A Reply to Yazzy's Letter: Yes, I'm Ready to Start Over

‘City As Canvas’ Exhibition and the Willingness to Let Yourself Become a Graffiti Artist


?City As Canvas? Exhibition and the Willingness to Let Yourself Become a Graffiti Artist
It was the day before I left New York, the memories of which trigger a nostalgic smile every time I close my eyes. Since I left NYC a lot of things have changed for me but lets not get ahead of myself.
It was a warm summer morning and I was rushing up 5th Av. towards the Museum of the City of New York. I?d previously read quite a lot about the ‘City as Canvas‘ exhibition and I really wanted to get a peek at Martin Wong’s Collection prior to my departure.

A few minutes after I went through the entrance I froze in place. The paintings hanging on the walls opened a door behind which a completely unfamiliar world was hidden. Artistic. Colourful. Alive… with each and every canvas evoking a specific feeling. I’ve read about the exhibition before, about the contradictory comments critics have made towards the whole graffiti culture and now I could see myself some of the master pieces crafted by Keith Haring, Lee Quiñones, LADY PINK, and FUTURA 2000. 

I found a bench right in the middle of the hall and stared at one particular painting. My eyes were going through the words of Lee confined within a little dialogue bubble right above the head of a huge cartoon duck: ‘Graffiti is an art and if art is a crime let God forgive all.’ The fact that the painting was simply a copy of a piece that’s been long gone from the streets of New York connotes that Lee’s work has never been truly forgiven but instead condemned as a crime.

Today the canvases are the main reminder of what’s been back then during the 1970’s. Yes, the bold photos of graffiti that have been ‘erased’ from corps of the city, paintings that are today re-telling a story about a monochrome past inscribed in audacious and provocative messages that were aiming to awaken city. To shock. To shout out loud at the citizens, provoking them to snap out of the gloominess and monotony of their perfectly planned middle class lives. 

I was examining the photos that have preserved the writings that were once covering the subway trams and city walls simultaneously doing my best to visualise the artist who was hanging down the wall, performing his art, expressing his soul. And yet, most of us condemn this process as pure vandalism, choosing to bury our heads in the sand and ignore the beauty of it all, the thought-provoking messages and the meanings they were carrying.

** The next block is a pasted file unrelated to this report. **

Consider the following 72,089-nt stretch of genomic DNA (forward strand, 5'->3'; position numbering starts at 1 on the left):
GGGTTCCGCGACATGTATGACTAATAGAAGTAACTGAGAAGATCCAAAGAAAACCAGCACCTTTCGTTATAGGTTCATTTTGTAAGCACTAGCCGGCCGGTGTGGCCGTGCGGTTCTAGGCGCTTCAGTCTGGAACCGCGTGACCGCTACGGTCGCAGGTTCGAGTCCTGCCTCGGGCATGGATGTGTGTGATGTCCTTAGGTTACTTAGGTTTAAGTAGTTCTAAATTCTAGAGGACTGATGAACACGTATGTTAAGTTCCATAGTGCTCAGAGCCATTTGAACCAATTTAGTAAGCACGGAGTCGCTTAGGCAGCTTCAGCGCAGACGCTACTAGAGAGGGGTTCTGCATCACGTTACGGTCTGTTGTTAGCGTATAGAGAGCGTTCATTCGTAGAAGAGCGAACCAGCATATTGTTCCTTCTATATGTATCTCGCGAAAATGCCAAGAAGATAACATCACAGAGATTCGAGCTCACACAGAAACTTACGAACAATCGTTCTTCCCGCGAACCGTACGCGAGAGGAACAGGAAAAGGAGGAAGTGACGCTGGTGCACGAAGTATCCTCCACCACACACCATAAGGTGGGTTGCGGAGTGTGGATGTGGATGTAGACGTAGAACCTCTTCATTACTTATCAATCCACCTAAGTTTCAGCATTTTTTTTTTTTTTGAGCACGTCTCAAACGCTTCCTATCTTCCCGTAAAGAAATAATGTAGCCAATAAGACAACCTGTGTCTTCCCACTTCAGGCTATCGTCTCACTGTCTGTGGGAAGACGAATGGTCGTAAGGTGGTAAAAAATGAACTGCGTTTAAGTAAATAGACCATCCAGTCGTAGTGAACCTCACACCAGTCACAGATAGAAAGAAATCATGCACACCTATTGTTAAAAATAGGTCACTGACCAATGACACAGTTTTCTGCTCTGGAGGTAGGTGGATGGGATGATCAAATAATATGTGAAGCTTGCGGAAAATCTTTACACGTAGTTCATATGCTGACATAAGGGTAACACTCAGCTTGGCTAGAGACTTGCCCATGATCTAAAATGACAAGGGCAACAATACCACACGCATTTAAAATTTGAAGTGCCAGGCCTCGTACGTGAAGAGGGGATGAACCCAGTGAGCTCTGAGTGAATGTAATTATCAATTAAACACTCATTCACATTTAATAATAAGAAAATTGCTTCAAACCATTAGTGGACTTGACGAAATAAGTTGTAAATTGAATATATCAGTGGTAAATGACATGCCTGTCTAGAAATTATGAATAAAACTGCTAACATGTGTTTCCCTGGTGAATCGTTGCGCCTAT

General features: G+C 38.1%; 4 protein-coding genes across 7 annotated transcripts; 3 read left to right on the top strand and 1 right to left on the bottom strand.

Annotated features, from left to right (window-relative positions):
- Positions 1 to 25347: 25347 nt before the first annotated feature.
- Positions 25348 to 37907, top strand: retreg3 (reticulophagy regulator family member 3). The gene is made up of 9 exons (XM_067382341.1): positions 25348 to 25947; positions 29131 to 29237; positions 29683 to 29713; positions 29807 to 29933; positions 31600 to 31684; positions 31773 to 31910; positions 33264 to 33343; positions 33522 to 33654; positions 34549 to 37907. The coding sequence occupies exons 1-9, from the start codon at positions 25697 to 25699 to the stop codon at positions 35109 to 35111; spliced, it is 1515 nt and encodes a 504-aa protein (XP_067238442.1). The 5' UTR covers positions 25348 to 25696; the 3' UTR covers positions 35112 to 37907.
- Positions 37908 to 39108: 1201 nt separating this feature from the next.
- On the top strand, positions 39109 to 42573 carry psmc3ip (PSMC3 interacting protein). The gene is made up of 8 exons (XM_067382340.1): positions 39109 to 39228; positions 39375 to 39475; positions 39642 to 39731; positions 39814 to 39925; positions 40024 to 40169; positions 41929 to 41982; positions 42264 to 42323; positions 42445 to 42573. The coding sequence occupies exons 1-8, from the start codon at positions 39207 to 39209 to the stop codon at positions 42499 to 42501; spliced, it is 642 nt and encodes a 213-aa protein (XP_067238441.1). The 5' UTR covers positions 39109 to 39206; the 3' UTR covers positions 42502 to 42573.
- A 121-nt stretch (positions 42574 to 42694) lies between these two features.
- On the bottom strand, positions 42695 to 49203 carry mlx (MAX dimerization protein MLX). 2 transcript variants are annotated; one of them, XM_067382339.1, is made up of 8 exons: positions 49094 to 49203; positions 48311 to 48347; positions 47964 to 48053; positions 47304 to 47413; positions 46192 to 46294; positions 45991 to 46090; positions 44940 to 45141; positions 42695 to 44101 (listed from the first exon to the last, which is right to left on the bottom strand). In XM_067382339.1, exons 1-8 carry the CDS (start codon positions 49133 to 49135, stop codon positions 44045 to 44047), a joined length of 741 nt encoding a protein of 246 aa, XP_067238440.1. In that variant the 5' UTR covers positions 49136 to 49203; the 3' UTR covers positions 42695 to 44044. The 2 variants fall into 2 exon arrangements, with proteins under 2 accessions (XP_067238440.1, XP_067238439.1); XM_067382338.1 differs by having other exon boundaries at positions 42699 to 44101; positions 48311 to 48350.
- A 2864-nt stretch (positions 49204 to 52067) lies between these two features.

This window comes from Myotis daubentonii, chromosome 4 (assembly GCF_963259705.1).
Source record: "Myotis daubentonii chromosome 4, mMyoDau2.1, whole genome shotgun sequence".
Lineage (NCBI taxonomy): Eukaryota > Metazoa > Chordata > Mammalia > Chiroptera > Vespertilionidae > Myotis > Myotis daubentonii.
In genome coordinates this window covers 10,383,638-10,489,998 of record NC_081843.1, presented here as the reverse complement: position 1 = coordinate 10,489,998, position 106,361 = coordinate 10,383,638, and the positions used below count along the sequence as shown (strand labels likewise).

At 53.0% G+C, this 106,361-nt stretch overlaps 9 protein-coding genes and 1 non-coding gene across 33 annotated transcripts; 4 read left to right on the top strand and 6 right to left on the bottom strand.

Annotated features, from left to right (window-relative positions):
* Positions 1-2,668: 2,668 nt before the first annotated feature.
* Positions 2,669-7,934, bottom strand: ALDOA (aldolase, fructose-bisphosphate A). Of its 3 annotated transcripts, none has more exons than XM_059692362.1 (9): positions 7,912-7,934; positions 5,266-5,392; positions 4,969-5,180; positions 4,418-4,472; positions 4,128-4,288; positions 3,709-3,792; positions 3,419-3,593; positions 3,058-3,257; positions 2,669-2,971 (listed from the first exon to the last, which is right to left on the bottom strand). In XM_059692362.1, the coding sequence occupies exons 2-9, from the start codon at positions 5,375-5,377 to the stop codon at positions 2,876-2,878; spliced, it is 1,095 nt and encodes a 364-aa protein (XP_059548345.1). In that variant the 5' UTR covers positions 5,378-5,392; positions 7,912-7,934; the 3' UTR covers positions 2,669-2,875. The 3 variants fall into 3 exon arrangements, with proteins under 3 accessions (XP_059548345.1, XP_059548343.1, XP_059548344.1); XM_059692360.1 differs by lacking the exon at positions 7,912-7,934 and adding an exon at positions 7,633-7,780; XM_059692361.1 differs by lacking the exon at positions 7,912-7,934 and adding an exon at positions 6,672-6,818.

Learning how to paint in pitch blackness with your knees banging together, your heart in your throat, you hear a noise and it might be only a rat, but you jump out of your sneakers and you run down the length of the lane — and then you have to come back and continue painting in the dark. You develop night vision. This is not an easy feat.’ Sandra Fabara a.k.a ‘Lady Pink’.
Could you imagine the excitement of running down the subway tracks, trying to escape the city ?keepers?? Could you imagine the adrenaline rush?


The city ‘writers’ were planning out their creations before they went out to ?exploit? the city as their rightful canvas ? and yes, I did find that truly inspiring. The audaciousness of the artists ? their boldness. Their ability to write out their emotions and heart secretively during the night for the whole city to see at the sunrise.


Standing there and examining the pieces I couldn?t help but wonder ? what?s my outlet. What?s my canvas? Is it the blog? The posts I?m regularly preparing? And deep down in my heart I knew that I couldn?t have been more wrong.
Only a few weeks ago I thought I loved my life. I thought it was exciting enough, different, and surely colourful. Looking at the masterpieces I knew I was wrong. My canvas is my life. And my emotions, life encounters, laughter ? they are only a few of the things that represent the colourful spray cans from which distinctive shapes and compositions could be born.



For a fleeting moment I imagined my canvas ? it was covered with perfectly shaped monochrome forms. My idea of happiness for quite some time was indeed to love and be loved in return. 
But I wondered – Could this really be enough? I finally knew the answer and it was time for me to choose another path. I took my bag and stepped back out to the street ready to feel for one last time the beating heart of the city. I knew it was the last day I was going to spend there for quite some time, but back then I chose not to trust my intuition. Instead I smiled and headed Downtown.
But you know lovely, life has its own ways to force you into the right direction. To point it out to you. And sometimes when you choose to postpone the inevitable, someone else could make the decision instead of you. So today my canvas is quite plain and white and I’m all ready to draw it all over again, forgetting the old pattern and going for something fresh and new. Something that doesn?t require ?another? one to help me splash it all in bright. Something that requires only ‘me’.

The NYC graffiti artists reminded me precisely that. To be bold. To try out something new. To find another outlet. To uncover a way to be truly happy again. I’m ready to take a spray and go for it. And you? Are you?
P.S. The pieces I was wearing that day: Bag: Kenneth Cole; Vest top: Promod; Denim shorts: American Eagle Outfitters; Oversized Necklace: H&M; Sleeveless Jacket: Forever 21; Platform sandals: Aldo

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